I recently had a rather humorous experience on Twitter. An atheist gave an open challenge to prove the existence of God from the existence of belly-button lint—so I did. I essentially articulated St. Thomas’ First Way, since belly-button lint (like all material things) is a mixture of potentiality and actuality, and is thus as good as anything else to take as a starting point. The proof itself required 9 steps to demonstrate the existence of what I called an unactualized actualizer (i.e. an unmoved mover) but because I like to tie things up neatly, I ended with two more steps:
10. But an unactualized actualizer, a being which itself is pure actuality without potentiality, is what we call God.
11. Therefore, God exists.
The part I found amusing was that most of the atheists objected only to steps 10 and 11, which really weren’t part of the demonstration at all. In other words, they had accepted the validity of the demonstration of the existence of an unactualized actualizer, and therefore of theism—but absolutely balked at using the term “God.”
In adding steps 10 and 11, I was merely following St. Thomas, who in the Quinque viæ, tends to end with a phrase equating what he has proven to exist with God, i.e.
- et hoc omnes intelligunt Deum, “and this everyone understands to be God”
- quam omnes Deum nominant, “this everyone gives the name God”
- quod omnes dicunt Deum, “this everyone calls God”
- et hoc dicimus Deum, “and this we call God”
- et hoc dicimus Deum, “and this we call God”
Neither in my demonstration nor in St. Thomas’ is this concluding phrase intended as part of the argument.
I bring this up because yet another of many atheistical absurdities that I frequently encounter is the claim that, at the end of a highly technical metaphysical proof of something like the Unmoved Mover (First Way) or the Necessary Being (Third Way), that theists generally or Christians specifically simply stick the name “God” onto the thing they have proven to exist, and assume without any further ado their preferred, theologically rich understanding of God.
Now it would of course be stupid and absurd to prove the existence of the Unmoved Mover (which Aristotle did centuries before St. Thomas) and then simply assume that the Unmoved Mover has all the characteristics of the Christian God. And since it would be stupid and absurd, St. Thomas does not do this.
Since I’m sick and tired of atheists making this preposterous claim, I’m going to catalogue how St. Thomas gets from the Unmoved Mover or the First Cause to the God of Christianity.
So let’s break it down. St. Thomas’ Summa Theologiae has three main parts, a supplement, and two appendices. Most of the direct questions of God are dealt with in part one, which is comprised of 119 Questions which Thomas takes up, each of which is broken up into 3-12 Articles. The existence of God is proven in Question 2, which contains the Quinque viæ or Five Ways. Here, indeed, all that is proven is the bare existence of a something X which is pure actuality. How does Thomas get from there to the Christian God?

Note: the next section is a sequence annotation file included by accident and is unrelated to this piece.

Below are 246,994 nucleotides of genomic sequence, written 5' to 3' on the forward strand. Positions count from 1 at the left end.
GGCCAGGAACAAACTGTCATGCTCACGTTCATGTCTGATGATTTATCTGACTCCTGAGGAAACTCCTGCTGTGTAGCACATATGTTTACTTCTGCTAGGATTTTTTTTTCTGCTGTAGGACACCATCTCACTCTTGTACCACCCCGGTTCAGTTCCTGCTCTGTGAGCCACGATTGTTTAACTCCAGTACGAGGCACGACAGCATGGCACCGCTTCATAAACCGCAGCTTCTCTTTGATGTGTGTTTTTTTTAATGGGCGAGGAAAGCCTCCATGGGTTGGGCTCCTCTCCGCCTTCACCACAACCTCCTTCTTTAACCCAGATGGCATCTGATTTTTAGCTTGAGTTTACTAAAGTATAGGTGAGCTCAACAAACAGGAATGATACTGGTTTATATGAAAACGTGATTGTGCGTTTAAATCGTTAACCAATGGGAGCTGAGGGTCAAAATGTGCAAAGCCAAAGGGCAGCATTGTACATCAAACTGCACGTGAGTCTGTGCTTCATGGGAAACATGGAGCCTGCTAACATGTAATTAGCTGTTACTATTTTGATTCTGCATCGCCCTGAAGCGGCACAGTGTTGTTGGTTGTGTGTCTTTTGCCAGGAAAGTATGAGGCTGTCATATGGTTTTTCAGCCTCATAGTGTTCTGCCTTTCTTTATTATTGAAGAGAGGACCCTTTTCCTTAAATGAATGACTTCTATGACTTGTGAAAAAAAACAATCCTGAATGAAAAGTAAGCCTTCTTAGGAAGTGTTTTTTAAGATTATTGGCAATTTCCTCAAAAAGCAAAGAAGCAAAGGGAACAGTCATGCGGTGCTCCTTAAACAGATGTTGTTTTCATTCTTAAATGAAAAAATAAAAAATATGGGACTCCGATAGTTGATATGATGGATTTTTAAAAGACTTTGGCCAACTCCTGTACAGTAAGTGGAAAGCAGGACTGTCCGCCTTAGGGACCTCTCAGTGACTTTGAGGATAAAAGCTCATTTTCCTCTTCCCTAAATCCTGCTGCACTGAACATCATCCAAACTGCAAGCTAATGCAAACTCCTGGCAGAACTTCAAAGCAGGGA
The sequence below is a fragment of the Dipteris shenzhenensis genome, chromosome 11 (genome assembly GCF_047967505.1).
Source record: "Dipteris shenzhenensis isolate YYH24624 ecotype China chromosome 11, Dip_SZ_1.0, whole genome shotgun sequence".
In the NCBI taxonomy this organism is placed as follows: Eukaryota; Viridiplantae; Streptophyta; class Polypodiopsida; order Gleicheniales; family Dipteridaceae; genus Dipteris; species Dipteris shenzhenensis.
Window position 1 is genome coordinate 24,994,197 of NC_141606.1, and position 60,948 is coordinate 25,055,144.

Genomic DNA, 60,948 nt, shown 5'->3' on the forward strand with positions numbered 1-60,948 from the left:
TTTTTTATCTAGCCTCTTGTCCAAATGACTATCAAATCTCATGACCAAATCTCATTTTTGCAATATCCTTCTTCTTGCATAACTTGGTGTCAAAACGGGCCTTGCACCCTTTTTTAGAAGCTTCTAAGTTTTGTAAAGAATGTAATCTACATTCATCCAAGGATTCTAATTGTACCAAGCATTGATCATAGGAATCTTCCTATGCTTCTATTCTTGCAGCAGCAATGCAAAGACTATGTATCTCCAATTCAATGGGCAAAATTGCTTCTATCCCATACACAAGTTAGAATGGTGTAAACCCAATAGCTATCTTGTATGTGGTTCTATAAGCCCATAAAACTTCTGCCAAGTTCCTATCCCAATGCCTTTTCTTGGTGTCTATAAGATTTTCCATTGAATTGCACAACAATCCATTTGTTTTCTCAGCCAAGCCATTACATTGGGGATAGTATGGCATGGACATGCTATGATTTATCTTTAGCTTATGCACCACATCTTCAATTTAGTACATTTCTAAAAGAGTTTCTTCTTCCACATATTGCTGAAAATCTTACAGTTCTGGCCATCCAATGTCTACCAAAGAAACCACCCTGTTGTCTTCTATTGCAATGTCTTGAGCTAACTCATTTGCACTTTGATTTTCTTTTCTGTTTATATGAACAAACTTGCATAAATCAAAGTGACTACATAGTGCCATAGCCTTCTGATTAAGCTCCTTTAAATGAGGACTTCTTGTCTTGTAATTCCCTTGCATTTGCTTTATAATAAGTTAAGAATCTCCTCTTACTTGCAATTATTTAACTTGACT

Question 3 demonstrates the divine simplicity.
Question 4 demonstrates the perfection of God.
Question 6 demonstrates the goodness or omnibenevolence of God.
Question 7 demonstrates the infinity of God.
Question 8 demonstrates the omni-presence of God in things.
Question 9 demonstrates the immutability of God.
Question 10 demonstrates the eternity of God.
Question 11 demonstrates the unity of God.
Question 14 demonstrates the omniscience of God.
Question 18 demonstrates the life of God.
Question 19 demonstrates the will of God.
Question 20 demonstrates the love of God.
Question 21 demonstrates the justice and mercy of God.
Question 22 demonstrates the providence of God.
Question 25 demonstrates the power of God.
Questions 27-30 demonstrate the persons of God (the Trinity).
I’m going to stop here, because Thomas grows ever more specific, discussing each of the divine persons in great detail. Remember, we got to Question 30, and there are 119 in the First Part alone, so we still have 89 to go. And then there are 303 Questions in the Second Part, 90 in the Third Part, 99 in the Supplement, and a few more in the two Appendices. And remember that each Question contains multiple Articles which are the specific demonstrations.
In brief: If an atheist claims that theists, or Christians specifically, or St. Thomas more specifically, simply give a metaphysical proof of something abstract like the Unmoved Mover or First Cause and then simply pretend or assume that this entity has all the characteristics of the Christian God without any need to show this, said atheist simply has no idea what he is talking about. Just because he stopped reading a book that is several thousand pages long at page fifteen, doesn’t mean that Thomas didn’t actually write those thousands more pages of demonstration and argumentation.
Tell said atheist that he needs to do his homework and read at the very least several hundred pages more after the demonstrations of the bare existence of God if he wants to understand why it is rationally necessary that the Unmoved Mover or First Cause is, e.g. alive, or loving, or personal, etc.
I really wish so many atheists weren’t so stupid as to think Christians are so stupid as they seem to think we are.